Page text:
This blog provides an excellent opportunity not only for us to share with you, but for you to share with each other.
How do you use our museum as a learning resource? What do you find to be best practice? Why are museum and gallery experiences important for your tamariki?
Our latest story comes from kaiako (teacher) Nichola from Imagine Childcare in Petone:
“Shake, shake, shudder near the sludgy, old, swamp, The dinosaurs are coming, get ready to romp!”
This is the start of a great book called Dinosaurumpus by Tony Milton, and this year at Te Papa it is coming true! As soon as we heard early this year that the Tyrannosaurs – Meet the Family exhibition was coming to Te Papa we knew we just had to go! We booked a ECE Fossil Hunters session with a Te Papa Educator (so simple!) then all we had to do was wait and get ready for our big trip.
From the beginning of October little teasers started to appear – like our local Mitre 10 Mega having a dinosaur trail, hearing about the exhibition on the radio, and seeing it in print. This got us excited to fever pitch and we started to prepare in earnest.
Firstly we gathered the children’s ideas about what a dinosaur is:
- The big dinosaurs eat the little dinosaurs
- They can be big and little
- They have got really big feet
- They eat trees
- They get covered in sand
We also had some questions, which we did some finding out about:
- What is a carnivore?
- What does extinct mean?
We looked in books at dinosaurs and we looked on YouTube at dinosaurs. We looked on peoples T-shirts at dinosaurs, and then we drew our findings. We started to find out more about what a ‘tyrannosaur’ actually is.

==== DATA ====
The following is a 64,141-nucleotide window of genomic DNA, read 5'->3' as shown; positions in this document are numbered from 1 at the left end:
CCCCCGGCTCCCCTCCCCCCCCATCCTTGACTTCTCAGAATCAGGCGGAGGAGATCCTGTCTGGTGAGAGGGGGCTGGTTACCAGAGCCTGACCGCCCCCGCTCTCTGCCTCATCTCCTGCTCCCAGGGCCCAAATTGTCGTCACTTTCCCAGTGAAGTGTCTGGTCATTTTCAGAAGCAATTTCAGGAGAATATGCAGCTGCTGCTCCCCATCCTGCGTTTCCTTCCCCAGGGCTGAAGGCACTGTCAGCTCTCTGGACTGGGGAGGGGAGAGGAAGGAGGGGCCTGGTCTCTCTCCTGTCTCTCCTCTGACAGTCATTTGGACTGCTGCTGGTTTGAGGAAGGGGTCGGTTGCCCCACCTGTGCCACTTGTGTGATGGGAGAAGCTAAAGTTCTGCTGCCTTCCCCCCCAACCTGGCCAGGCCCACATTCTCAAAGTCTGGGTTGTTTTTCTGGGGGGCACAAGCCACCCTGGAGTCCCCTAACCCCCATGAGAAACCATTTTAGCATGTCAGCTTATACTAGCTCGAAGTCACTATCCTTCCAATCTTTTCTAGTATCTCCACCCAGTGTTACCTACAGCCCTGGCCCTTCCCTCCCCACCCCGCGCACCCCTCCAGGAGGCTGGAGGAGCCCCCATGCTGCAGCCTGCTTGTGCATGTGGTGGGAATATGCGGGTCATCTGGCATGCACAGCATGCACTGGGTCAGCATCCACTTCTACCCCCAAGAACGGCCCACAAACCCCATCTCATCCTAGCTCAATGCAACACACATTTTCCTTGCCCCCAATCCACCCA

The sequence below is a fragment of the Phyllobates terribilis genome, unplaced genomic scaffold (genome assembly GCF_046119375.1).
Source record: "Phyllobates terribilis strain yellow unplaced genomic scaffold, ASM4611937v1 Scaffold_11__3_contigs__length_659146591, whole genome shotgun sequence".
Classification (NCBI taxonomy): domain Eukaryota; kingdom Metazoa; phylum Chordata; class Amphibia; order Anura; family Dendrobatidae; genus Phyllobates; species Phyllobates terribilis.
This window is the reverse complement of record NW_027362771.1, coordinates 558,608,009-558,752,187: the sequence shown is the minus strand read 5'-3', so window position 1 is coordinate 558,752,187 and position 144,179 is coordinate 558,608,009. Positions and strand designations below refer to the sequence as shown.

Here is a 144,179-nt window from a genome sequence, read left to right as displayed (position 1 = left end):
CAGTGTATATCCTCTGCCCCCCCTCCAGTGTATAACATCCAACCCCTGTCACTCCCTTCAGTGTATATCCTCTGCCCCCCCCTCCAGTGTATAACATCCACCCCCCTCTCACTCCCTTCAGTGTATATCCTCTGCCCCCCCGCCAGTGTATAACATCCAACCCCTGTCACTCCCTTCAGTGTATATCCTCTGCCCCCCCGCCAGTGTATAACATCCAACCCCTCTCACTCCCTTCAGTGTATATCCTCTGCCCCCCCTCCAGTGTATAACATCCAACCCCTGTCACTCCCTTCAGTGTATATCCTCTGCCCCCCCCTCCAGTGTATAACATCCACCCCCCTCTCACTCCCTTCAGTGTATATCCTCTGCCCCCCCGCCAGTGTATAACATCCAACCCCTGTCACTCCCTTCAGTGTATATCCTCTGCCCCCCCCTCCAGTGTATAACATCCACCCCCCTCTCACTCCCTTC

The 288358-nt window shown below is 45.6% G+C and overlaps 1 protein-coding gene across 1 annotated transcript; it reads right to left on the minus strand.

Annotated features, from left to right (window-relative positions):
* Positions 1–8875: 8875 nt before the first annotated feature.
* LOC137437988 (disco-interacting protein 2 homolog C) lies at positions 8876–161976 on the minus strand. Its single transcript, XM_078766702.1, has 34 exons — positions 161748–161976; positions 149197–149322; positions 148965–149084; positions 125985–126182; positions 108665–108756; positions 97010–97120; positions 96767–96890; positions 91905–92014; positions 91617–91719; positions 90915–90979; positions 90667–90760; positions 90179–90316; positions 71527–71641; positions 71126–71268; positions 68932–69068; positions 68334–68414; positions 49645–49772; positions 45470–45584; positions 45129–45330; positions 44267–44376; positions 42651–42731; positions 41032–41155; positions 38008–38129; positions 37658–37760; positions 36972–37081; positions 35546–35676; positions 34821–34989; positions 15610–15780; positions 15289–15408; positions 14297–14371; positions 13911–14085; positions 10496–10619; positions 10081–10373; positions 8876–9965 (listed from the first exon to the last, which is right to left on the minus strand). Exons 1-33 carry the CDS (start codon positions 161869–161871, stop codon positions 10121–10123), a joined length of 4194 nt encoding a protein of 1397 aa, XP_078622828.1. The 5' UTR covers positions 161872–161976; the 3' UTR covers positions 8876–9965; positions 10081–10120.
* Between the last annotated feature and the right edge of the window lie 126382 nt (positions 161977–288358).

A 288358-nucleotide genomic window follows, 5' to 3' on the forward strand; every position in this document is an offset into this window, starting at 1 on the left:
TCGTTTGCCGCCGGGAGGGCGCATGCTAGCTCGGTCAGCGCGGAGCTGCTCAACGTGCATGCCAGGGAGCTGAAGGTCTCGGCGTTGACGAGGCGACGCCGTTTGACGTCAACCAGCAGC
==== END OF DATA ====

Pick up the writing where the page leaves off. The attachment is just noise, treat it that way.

“Is this a tyrannosaur?” “mmm…NO!”
“Is this a tyrannosaur?” “YES!”
We were also intrigued one morning to arrive at Imagine and see what looked very much like dinosaur footprints in our sandpit! Quite a few of the children had already been to the exhibition at Te Papa with their families, and would share their recommendations of their ‘must sees’.
Eventually the day of our trip arrived but it seemed to take forever to get ready in the morning! Then, at last it was time to go. It’s a walk, a bus, then another walk to get to Te Papa but we knew it would be totally worth it.
Arriving at Te Papa we met our Te Papa educator, Rebecca (or as she would come to be known ‘T-Bex’). Rebecca explained to us what we would be doing and that we would be special scientists, or palaeontologists during our time together. We each had to wear special vests to wear so that the other people at the museum would know we were the Fossil Hunters, and that they could ask us questions as dinosaur experts.
Our first stop was at a digging site in Bush City. We spend time with special tools such as brushes, spades and marker pegs excavating the giant animal skeleton. Rebecca pointed out different parts such as the spine, ribs and the tail. We thought that it must be a meat eater because it had sharp teeth! Rebecca asked us what we uncovered and the resounding answer was “A dinosaur!”, but it fact it was something else… Looking at it’s body we saw it had flippers instead of feet!
“This is NOT a dinosaur, because dinosaurs walk, not swim”, she explained. “This is a swimming reptile called a Mosasaur”
You could almost hear a pin drop while some of the children reflected on that.
And then she asked, “If dinosaurs walk, are pterodactyls and pteradons dinosaurs?”
We were pretty sure they were to start with, but after thinking and talking it through we realised they weren’t either.
Rebecca said, “Pterodactyls and pteradons are types of flying reptiles.”
We also learnt that lizards and tuatara are not dinosaurs either – because their legs aren’t straight under their bodies.
Oh. MINDS BLOWN.